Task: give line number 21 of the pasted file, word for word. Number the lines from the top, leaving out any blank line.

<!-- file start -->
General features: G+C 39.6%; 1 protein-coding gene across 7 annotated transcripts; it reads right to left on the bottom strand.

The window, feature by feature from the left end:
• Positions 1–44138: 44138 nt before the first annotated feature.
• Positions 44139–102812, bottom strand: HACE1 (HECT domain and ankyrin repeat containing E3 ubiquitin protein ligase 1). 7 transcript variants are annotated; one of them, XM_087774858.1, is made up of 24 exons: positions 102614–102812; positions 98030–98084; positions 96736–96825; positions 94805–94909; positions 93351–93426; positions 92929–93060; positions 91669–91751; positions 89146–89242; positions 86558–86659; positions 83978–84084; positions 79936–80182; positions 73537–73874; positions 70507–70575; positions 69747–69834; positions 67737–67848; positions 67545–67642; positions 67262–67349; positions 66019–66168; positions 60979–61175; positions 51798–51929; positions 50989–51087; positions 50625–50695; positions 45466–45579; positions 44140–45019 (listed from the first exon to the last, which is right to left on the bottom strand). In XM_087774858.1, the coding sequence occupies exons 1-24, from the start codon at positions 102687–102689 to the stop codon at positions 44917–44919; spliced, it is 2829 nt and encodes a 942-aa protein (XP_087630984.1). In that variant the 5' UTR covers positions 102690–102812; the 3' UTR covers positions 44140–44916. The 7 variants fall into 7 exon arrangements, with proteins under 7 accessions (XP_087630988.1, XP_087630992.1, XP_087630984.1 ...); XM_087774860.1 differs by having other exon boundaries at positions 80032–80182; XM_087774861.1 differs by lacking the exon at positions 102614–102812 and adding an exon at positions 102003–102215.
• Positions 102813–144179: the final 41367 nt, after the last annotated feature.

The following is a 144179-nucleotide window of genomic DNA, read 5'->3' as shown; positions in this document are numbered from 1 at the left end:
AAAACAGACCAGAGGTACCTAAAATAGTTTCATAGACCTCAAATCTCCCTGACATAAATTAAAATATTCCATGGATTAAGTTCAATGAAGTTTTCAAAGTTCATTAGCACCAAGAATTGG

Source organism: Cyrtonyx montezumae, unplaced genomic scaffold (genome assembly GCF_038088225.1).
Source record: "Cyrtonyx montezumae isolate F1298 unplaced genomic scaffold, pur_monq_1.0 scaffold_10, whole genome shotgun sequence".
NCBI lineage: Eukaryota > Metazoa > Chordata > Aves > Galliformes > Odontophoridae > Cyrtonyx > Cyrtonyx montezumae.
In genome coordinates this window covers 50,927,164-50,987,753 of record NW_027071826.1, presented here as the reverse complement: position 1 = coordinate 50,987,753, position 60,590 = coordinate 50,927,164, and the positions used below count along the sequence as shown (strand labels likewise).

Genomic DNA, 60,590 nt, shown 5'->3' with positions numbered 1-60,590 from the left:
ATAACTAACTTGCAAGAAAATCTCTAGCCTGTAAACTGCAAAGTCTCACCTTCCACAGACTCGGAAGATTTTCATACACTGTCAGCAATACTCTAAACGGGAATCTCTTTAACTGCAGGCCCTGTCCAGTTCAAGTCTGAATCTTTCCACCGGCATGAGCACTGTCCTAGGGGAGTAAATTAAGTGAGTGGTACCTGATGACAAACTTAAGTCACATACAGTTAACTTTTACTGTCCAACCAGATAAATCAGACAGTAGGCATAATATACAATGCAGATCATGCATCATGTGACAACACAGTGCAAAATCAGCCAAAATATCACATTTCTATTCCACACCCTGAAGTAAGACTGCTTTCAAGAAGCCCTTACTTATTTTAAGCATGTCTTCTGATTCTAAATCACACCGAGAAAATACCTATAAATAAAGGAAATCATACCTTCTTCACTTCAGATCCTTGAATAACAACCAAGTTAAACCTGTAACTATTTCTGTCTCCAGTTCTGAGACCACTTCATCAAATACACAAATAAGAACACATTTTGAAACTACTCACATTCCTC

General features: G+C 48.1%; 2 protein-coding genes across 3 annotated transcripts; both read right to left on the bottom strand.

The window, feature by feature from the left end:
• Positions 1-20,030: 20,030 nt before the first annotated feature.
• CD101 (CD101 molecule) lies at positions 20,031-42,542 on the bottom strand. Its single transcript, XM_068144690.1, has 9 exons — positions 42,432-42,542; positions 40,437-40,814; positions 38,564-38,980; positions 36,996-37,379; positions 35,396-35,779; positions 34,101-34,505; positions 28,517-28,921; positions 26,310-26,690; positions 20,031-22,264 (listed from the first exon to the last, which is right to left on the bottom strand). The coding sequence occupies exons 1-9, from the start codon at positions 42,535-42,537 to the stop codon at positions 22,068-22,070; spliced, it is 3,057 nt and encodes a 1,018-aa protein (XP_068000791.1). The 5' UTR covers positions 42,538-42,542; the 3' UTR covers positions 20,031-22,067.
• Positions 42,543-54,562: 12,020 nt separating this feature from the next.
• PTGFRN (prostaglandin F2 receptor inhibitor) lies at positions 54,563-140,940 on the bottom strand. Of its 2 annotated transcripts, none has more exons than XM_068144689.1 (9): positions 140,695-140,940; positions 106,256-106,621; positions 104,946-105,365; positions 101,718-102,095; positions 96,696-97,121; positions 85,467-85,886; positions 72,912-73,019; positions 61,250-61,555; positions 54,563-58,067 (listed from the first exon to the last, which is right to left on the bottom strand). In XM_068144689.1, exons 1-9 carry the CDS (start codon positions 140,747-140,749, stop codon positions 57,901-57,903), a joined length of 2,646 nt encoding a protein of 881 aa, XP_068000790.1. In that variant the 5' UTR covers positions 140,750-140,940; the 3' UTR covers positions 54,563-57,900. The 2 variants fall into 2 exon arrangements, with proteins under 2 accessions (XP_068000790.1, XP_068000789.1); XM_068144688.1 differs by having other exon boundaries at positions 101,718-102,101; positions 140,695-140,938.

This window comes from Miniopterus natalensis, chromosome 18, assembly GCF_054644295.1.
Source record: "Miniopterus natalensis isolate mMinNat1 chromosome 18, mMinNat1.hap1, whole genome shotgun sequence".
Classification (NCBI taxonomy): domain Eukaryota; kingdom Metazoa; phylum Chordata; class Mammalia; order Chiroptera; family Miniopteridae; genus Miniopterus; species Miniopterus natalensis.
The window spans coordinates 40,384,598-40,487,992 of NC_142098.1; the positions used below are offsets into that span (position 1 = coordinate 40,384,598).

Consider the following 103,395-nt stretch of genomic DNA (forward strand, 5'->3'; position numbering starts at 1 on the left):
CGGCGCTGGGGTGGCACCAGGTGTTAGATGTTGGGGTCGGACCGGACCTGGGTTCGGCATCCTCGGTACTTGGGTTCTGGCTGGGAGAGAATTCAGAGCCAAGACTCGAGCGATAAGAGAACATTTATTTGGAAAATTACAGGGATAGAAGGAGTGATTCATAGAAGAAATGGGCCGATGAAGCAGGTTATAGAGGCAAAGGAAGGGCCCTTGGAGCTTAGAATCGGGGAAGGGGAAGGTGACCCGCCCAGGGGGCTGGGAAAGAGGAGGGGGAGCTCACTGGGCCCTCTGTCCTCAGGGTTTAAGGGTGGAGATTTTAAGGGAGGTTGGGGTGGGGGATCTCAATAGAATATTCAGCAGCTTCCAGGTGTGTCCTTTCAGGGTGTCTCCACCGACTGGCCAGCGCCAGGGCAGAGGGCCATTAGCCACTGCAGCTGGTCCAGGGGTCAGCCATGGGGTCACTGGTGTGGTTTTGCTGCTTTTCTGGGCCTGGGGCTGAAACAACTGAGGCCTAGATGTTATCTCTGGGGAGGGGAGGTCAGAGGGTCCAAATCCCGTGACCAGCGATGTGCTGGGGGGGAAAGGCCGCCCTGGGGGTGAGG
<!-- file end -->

Source record: "Miniopterus natalensis isolate mMinNat1 chromosome 18, mMinNat1.hap1, whole genome shotgun sequence".